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According to a new report, the U.S. government’s overall cybersecurity ranked third to last compared to 17 other major industries, including transportation, finance, healthcare and more.

The 2017 U.S. State and Federal Government Cybersecurity Report (PDF) by SecurityScorecard analyzed over 500 federal, state and local government agencies, and evaluated their security capabilities across 10 categories.

The report found that across all industries surveyed, government organizations received one of the lowest security scores. In particular, government agencies ranked significantly low in network security (13th), application security (11th), leaked credentials (12th), patching cadence (16th), endpoint security (17th), and “hacker chatter” (18th).

Source: 2017 U.S. State and Federal Government Cybersecurity Report, SecurityScorecard

However, the government sector ranked above average in three of the 10 categories: DNS health (2nd), social engineering (3rd) and cubit score (2nd), which is a measure of exposed administrative portals and domains.

Furthermore, of the 500 government agencies observed, the U.S. Secret Service, the Federal Reserve and the IRS were among the top 10 for best overall scores.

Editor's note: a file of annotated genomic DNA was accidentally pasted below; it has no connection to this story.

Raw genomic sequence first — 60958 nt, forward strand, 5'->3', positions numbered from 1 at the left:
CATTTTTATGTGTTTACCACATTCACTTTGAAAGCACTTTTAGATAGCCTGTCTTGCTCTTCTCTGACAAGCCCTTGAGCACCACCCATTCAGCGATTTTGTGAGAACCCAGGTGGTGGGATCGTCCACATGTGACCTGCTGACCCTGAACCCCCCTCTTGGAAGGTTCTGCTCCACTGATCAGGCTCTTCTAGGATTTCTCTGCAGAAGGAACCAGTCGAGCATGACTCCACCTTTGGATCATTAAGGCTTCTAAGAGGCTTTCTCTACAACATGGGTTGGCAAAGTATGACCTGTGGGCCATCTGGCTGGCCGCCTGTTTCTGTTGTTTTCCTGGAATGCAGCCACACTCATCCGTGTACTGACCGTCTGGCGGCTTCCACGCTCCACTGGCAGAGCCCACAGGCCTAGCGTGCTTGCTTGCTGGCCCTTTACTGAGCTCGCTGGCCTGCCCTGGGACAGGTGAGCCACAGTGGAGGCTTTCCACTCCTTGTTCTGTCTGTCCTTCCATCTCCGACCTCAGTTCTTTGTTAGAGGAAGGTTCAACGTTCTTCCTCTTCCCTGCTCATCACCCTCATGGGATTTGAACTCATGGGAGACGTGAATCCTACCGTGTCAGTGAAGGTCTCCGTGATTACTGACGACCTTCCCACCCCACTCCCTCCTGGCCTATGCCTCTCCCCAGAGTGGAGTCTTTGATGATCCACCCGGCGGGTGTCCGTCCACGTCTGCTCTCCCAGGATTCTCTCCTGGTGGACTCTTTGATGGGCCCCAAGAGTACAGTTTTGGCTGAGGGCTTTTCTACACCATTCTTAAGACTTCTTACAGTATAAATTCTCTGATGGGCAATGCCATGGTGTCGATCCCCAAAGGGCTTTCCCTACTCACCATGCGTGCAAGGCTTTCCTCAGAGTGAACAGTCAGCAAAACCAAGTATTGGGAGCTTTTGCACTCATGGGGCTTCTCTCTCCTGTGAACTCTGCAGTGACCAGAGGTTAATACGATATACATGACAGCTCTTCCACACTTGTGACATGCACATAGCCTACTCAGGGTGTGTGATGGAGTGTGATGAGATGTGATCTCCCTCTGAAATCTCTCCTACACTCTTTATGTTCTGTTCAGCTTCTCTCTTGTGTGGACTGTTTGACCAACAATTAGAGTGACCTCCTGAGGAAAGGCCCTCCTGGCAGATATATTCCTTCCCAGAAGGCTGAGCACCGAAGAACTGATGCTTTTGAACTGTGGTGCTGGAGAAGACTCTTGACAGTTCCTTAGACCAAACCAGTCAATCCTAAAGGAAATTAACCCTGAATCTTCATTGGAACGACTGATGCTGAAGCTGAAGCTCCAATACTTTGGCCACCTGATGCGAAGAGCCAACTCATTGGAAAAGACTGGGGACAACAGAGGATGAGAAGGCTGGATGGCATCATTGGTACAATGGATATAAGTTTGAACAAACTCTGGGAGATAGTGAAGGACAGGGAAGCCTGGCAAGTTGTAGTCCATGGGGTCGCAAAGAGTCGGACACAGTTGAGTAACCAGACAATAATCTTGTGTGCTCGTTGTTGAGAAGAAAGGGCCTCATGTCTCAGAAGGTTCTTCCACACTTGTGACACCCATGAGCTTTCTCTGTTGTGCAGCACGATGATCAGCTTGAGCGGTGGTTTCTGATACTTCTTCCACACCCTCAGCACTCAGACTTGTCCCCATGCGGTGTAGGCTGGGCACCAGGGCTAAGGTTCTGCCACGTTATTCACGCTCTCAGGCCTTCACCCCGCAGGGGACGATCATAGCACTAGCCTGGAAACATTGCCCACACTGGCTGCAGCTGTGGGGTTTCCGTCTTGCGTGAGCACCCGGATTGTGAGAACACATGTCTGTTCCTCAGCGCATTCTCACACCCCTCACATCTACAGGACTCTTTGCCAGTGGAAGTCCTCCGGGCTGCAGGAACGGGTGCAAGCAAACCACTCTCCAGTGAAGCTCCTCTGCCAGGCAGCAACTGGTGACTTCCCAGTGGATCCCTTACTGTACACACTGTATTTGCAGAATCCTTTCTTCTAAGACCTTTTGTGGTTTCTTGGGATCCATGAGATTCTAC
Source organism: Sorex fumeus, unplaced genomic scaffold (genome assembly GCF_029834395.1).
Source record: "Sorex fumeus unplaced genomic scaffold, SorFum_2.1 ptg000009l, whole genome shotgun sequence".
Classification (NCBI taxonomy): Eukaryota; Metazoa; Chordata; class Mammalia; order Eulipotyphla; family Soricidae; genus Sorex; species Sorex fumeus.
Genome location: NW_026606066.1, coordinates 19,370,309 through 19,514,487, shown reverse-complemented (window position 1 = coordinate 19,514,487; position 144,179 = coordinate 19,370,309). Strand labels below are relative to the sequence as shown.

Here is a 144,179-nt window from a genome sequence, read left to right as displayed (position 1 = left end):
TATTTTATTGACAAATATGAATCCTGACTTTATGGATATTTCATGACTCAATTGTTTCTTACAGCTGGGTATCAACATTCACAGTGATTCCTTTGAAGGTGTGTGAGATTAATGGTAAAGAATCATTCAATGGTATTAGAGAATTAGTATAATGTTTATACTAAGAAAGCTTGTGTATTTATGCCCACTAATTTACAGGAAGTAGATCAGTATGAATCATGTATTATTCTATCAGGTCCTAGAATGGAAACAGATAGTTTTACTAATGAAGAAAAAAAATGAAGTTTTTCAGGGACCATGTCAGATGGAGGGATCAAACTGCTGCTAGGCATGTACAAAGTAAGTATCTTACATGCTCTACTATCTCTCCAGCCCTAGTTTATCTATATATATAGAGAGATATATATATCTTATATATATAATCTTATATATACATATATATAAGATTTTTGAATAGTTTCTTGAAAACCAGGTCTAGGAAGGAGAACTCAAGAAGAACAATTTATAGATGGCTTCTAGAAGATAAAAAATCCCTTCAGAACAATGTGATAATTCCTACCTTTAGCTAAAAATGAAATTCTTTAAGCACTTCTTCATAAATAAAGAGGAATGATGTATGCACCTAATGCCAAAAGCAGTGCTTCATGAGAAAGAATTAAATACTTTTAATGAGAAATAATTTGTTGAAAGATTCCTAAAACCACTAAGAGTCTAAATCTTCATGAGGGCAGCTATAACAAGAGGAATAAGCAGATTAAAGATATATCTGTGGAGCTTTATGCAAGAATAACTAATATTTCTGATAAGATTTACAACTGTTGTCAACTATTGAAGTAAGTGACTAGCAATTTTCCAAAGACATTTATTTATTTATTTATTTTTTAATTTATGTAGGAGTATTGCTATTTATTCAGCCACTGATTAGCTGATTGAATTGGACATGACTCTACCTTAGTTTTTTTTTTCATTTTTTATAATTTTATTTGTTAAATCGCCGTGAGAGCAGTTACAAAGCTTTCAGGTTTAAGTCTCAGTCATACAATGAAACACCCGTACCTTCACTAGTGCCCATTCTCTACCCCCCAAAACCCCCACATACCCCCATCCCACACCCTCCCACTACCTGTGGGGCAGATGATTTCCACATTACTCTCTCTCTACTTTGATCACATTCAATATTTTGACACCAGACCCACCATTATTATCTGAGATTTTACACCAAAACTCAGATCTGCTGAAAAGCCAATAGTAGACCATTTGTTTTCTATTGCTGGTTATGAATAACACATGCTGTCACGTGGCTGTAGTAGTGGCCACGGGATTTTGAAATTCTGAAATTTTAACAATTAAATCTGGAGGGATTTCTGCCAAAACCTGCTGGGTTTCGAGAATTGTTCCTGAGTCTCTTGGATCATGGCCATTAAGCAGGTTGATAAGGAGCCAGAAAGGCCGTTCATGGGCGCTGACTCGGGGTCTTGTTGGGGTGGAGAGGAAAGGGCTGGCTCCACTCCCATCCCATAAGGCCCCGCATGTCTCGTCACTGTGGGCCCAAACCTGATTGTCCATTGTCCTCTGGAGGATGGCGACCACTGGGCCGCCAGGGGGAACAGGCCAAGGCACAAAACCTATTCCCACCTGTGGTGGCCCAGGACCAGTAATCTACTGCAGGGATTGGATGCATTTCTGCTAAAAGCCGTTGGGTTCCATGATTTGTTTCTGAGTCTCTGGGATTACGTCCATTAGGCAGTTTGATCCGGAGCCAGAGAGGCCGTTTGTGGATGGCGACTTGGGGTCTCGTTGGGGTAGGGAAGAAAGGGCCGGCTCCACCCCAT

Source: 2017 U.S. State and Federal Government Cybersecurity Report, SecurityScorecard

“On an almost daily basis, the institutions that underpin the nation’s election system, military, finances, emergency response, transportation, and many more, are under constant attack from nation-states, criminal organizations, and hacktivists,” said Sam Kassoumeh, COO and co-founder at SecurityScorecard, in a press release.

“Government agencies provide mission-critical services that, until they are compromised, most people take for granted. This report is designed to educate elected officials, agency leadership, as well as government security professionals about the state of security in the government sector,” Kassoumeh said.

For additional findings, read the full report here: